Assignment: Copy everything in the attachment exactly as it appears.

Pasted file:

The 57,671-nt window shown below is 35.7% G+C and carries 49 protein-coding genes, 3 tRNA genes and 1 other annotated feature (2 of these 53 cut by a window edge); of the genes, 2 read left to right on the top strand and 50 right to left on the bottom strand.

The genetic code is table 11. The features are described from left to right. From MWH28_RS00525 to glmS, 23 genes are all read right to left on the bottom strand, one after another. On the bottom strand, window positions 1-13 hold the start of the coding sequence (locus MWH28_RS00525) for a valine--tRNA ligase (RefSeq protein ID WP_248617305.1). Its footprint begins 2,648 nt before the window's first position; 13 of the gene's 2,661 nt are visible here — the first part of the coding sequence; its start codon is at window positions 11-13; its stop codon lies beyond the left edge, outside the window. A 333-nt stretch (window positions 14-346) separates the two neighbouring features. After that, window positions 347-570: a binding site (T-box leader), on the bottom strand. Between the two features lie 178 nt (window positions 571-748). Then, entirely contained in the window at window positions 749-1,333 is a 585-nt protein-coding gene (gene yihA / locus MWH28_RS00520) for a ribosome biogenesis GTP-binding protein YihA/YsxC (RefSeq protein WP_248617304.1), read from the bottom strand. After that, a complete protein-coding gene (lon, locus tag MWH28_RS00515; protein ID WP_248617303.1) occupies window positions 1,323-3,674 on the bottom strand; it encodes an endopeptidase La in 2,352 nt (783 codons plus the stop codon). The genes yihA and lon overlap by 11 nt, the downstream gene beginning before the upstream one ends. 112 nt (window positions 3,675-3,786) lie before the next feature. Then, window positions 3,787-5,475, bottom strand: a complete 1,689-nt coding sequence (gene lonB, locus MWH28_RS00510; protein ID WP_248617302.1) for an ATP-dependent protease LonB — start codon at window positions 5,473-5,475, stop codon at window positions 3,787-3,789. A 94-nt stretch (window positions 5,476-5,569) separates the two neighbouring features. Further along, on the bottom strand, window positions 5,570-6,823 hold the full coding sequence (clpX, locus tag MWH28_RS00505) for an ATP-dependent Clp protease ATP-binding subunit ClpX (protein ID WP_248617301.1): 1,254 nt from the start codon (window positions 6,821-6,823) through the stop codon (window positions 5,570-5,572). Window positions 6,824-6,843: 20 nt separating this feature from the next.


The 57,671-nt window shown below is 35.7% G+C and carries 49 protein-coding genes, 3 tRNA genes and 1 other annotated feature (2 of these 53 cut by a window edge); of the genes, 2 read left to right on the top strand and 50 right to left on the bottom strand.

The genetic code is table 11. The features are described from left to right. From MWH28_RS00525 to glmS, 23 genes are all read right to left on the bottom strand, one after another. On the bottom strand, window positions 1-13 hold the start of the coding sequence (locus MWH28_RS00525) for a valine--tRNA ligase (RefSeq protein ID WP_248617305.1). Its footprint begins 2,648 nt before the window's first position; 13 of the gene's 2,661 nt are visible here — the first part of the coding sequence; its start codon is at window positions 11-13; its stop codon lies beyond the left edge, outside the window. A 333-nt stretch (window positions 14-346) separates the two neighbouring features. After that, window positions 347-570: a binding site (T-box leader), on the bottom strand. Between the two features lie 178 nt (window positions 571-748). Then, entirely contained in the window at window positions 749-1,333 is a 585-nt protein-coding gene (gene yihA / locus MWH28_RS00520) for a ribosome biogenesis GTP-binding protein YihA/YsxC (RefSeq protein WP_248617304.1), read from the bottom strand. After that, a complete protein-coding gene (lon, locus tag MWH28_RS00515; protein ID WP_248617303.1) occupies window positions 1,323-3,674 on the bottom strand; it encodes an endopeptidase La in 2,352 nt (783 codons plus the stop codon). The genes yihA and lon overlap by 11 nt, the downstream gene beginning before the upstream one ends. 112 nt (window positions 3,675-3,786) lie before the next feature. Then, window positions 3,787-5,475, bottom strand: a complete 1,689-nt coding sequence (gene lonB, locus MWH28_RS00510; protein ID WP_248617302.1) for an ATP-dependent protease LonB — start codon at window positions 5,473-5,475, stop codon at window positions 3,787-3,789. A 94-nt stretch (window positions 5,476-5,569) separates the two neighbouring features. Further along, on the bottom strand, window positions 5,570-6,823 hold the full coding sequence (clpX, locus tag MWH28_RS00505) for an ATP-dependent Clp protease ATP-binding subunit ClpX (protein ID WP_248617301.1): 1,254 nt from the start codon (window positions 6,821-6,823) through the stop codon (window positions 5,570-5,572). Window positions 6,824-6,843: 20 nt separating this feature from the next.